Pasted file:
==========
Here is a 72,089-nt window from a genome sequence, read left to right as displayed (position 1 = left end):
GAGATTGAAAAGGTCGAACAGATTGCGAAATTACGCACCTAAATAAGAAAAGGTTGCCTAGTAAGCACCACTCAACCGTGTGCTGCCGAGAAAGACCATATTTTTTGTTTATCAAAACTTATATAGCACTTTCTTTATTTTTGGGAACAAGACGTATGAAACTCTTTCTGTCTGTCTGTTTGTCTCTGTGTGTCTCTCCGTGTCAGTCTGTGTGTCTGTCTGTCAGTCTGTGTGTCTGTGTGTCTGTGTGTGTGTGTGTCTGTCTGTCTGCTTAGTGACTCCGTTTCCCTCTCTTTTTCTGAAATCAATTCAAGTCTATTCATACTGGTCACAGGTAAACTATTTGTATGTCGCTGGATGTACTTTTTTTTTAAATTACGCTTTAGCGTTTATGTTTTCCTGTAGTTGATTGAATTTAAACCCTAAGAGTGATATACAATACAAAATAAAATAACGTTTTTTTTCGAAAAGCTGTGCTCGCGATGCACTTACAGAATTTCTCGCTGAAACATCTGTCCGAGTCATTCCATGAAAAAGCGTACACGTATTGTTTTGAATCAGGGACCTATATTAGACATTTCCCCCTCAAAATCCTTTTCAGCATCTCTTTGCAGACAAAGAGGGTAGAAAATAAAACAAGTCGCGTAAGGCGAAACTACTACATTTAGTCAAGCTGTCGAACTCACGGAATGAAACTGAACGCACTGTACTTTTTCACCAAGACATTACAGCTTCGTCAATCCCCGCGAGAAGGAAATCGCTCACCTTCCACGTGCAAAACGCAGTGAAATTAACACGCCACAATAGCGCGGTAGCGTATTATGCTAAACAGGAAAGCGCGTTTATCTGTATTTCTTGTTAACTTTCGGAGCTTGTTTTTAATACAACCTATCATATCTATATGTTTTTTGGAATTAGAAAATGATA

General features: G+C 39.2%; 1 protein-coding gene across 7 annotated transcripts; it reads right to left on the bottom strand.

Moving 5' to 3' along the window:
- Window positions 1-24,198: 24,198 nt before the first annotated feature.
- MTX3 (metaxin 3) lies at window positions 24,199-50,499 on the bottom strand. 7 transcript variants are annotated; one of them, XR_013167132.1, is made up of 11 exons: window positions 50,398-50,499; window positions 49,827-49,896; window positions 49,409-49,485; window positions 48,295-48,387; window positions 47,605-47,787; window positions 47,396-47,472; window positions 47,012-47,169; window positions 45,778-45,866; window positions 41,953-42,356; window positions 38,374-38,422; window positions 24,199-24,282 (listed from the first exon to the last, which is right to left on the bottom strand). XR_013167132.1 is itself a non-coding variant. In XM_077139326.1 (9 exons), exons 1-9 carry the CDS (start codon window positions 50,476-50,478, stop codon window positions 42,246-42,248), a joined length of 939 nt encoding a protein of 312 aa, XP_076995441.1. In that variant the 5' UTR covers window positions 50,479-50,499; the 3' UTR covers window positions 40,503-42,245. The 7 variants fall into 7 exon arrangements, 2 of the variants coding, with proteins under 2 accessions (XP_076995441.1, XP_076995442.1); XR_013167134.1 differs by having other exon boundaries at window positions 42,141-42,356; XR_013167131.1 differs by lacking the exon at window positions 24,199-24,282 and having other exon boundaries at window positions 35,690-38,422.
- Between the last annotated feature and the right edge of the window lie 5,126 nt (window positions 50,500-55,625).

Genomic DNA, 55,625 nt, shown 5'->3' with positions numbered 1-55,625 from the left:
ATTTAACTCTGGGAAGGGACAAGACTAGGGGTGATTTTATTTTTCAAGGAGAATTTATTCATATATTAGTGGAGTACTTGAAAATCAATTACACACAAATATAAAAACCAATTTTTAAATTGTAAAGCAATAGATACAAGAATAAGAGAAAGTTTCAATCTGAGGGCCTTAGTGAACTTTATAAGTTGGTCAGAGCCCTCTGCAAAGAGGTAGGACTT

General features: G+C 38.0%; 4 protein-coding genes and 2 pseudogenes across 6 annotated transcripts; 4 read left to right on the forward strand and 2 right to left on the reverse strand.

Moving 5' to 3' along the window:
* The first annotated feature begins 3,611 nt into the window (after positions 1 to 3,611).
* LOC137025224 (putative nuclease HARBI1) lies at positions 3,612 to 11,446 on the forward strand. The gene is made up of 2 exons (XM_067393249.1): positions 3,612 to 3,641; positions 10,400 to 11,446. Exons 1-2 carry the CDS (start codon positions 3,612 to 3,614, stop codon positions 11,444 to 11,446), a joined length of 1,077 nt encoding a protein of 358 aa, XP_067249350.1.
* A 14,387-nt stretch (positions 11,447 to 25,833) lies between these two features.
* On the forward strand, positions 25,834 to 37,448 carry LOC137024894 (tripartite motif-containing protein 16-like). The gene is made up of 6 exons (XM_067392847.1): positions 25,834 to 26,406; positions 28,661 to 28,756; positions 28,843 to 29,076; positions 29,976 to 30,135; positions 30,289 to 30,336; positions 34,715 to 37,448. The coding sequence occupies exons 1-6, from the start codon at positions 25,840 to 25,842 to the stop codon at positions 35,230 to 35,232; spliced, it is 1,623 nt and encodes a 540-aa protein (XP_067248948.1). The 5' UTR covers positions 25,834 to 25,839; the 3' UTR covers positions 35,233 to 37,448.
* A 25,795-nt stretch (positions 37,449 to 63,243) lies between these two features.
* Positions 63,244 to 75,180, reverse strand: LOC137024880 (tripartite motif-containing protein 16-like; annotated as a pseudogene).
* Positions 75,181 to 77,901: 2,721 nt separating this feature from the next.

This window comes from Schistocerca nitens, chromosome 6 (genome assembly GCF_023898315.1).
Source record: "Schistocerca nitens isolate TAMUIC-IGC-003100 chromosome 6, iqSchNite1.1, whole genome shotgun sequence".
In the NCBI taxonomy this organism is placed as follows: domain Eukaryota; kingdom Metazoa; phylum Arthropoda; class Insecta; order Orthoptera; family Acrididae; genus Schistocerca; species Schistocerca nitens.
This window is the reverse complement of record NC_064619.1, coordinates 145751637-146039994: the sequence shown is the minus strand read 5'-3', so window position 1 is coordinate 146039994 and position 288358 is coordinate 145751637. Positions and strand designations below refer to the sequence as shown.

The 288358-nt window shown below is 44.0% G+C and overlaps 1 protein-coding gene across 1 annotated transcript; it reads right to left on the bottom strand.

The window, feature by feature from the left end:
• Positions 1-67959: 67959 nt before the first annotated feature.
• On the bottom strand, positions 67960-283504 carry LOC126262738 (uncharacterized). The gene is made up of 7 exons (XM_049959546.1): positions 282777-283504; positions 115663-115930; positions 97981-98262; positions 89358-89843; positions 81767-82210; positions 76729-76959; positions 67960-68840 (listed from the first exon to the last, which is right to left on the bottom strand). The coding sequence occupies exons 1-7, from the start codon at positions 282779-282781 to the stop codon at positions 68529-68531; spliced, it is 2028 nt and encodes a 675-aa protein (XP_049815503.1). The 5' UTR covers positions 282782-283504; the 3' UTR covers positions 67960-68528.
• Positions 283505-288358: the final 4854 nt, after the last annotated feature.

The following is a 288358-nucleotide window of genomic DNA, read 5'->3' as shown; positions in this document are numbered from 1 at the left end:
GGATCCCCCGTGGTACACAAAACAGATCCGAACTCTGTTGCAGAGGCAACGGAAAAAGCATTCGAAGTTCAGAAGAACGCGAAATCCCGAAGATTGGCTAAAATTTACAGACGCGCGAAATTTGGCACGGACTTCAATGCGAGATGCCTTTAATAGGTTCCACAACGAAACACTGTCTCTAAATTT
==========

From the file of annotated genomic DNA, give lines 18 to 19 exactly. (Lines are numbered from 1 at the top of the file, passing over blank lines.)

* Positions 75,181 to 77,901: 2,721 nt separating this feature from the next.

This window comes from Schistocerca nitens, chromosome 6 (genome assembly GCF_023898315.1).